Despite the cloak of secrecy surrounding the deployment, rumors soon spread among IDF soldiers in southern Lebanon about a special tank company at the Reihan outpost. Supposedly, the company’s tanks had a secret system installed, allowing them to eliminate dozens of terrorists in daring operations. Similarly, a Merkava with the Purple Thunder system was photographed during the Israeli withdrawal from the Security Strip in 2000.

The IDF acknowledged the existence of Purple Thunder system to Ynet, stating that the system was a joint project between MAFAT (the Israeli Defense Ministry’s Weapons Development and Technology Infrastructure Administration), Elta Systems and Israel Military Industries (acquired by Elbit Systems in 2018, now part of Elbit’s land division). The IDF added that the Nachsol Company was stood up to operationally test the Purple Thunder system following successful live fire tests, and that the operational tests concluded with the withdrawal from southern Lebanon. In response to the claims that the Nachsol Company deliberately engaged in high risk operations, the IDF said that the company operated identically to other tank companies, using the same procedures and orders. Elta and Elbit did not comment on Ynet’s reporting.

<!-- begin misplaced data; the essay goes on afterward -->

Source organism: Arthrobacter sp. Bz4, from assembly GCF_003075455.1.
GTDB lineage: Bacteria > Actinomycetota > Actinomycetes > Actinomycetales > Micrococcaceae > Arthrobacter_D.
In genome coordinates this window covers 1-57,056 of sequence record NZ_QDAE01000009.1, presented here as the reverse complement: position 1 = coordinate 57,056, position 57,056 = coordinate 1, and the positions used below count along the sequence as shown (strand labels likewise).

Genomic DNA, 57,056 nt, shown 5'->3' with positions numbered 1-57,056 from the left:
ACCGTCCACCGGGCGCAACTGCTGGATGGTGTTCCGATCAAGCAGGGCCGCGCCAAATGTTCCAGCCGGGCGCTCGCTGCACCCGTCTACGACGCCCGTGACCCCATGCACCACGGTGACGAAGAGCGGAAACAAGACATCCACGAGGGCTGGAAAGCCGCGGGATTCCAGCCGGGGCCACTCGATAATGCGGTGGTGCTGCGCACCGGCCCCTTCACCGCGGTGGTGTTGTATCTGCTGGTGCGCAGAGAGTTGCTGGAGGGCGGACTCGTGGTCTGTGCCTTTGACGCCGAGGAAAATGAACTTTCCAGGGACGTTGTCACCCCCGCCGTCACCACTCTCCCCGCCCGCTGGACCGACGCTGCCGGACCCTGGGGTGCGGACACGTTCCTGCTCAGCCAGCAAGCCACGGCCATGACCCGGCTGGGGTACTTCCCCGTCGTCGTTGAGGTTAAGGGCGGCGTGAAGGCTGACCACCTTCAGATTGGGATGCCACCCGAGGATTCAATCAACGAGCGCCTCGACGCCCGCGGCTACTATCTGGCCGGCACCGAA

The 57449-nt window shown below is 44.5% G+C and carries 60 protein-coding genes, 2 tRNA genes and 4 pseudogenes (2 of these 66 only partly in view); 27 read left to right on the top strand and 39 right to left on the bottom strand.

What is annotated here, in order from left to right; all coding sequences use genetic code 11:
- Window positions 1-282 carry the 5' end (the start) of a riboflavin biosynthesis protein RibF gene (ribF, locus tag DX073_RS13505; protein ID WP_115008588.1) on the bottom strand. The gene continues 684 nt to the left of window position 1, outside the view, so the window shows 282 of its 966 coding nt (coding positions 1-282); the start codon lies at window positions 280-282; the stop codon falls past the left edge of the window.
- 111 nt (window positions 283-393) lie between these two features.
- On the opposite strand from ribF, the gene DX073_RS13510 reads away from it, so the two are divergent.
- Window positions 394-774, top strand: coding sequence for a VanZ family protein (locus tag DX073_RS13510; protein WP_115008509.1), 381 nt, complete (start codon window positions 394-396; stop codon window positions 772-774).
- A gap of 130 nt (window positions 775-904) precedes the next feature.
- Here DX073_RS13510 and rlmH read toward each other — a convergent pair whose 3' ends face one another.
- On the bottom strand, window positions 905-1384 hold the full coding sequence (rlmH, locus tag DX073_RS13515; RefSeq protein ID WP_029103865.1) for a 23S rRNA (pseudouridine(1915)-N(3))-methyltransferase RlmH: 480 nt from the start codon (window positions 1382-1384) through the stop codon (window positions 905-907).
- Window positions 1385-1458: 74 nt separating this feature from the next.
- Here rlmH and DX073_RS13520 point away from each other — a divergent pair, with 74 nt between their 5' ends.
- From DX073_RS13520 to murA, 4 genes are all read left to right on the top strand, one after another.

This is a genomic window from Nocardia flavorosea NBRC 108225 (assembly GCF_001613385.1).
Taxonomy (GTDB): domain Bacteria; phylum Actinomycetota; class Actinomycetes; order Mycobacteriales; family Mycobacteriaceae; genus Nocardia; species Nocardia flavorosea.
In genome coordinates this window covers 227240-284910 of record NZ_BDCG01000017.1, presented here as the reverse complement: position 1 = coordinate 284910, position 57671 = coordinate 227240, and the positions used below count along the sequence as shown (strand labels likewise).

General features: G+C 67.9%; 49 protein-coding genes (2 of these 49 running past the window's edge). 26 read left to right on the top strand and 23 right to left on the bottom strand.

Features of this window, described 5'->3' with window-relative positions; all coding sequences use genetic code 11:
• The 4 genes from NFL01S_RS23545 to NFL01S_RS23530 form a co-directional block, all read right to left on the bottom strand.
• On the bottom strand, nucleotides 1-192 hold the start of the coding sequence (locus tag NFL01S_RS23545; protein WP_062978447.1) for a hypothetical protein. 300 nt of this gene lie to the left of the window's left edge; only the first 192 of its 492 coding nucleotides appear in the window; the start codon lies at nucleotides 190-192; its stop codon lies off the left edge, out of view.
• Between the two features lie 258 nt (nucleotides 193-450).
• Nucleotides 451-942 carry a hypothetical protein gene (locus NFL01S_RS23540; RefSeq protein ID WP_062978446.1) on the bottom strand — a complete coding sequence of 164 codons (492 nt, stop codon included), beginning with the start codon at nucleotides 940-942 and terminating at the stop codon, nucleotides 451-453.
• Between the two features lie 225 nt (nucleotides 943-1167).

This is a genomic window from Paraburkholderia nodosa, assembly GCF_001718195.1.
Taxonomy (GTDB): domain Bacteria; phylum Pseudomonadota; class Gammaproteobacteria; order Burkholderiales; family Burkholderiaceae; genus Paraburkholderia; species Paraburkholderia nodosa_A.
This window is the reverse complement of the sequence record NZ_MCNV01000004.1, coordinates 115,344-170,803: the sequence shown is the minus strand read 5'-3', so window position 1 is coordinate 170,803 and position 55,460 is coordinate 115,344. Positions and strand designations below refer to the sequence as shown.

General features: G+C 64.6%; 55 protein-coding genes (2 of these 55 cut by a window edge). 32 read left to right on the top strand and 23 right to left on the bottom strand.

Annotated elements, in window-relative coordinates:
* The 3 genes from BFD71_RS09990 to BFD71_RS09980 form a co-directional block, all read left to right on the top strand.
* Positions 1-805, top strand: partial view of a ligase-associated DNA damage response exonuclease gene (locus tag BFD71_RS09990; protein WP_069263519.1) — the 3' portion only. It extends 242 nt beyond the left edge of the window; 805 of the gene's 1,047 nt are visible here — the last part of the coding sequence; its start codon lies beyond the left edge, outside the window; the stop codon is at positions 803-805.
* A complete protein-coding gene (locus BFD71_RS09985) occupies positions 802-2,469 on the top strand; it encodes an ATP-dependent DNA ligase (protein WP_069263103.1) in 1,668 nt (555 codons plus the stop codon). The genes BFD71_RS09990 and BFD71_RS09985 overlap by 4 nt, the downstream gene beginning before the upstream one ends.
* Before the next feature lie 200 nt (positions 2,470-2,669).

IDF photo of a Merkava 4M during Operation Protective Edge. The AESA radar used as part of Trophy is visible on the side of the turret.

The IDF described Purple Thunder as the basis for Israel’s current active protection system technologies and systems, which have made Israel a world leader in tank active protection against ATGMs. Indeed, a clear lineage can be seen between the multiple small AESA radars deployed on today’s Merkavas as part of the Trophy hard-kill active protection system and the multiple radar antennas mounted on the turrets of Merkavas equipped with Purple Thunder.

Ynet has more in depth interviews with former personnel of the company, as well as video footage of Merkavas equipped with Purple Thunder. The interviews provide a remarkable insight into what it was like to operate Merkavas equipped with the system in southern Lebanon, even if it was ultimately never put to the test.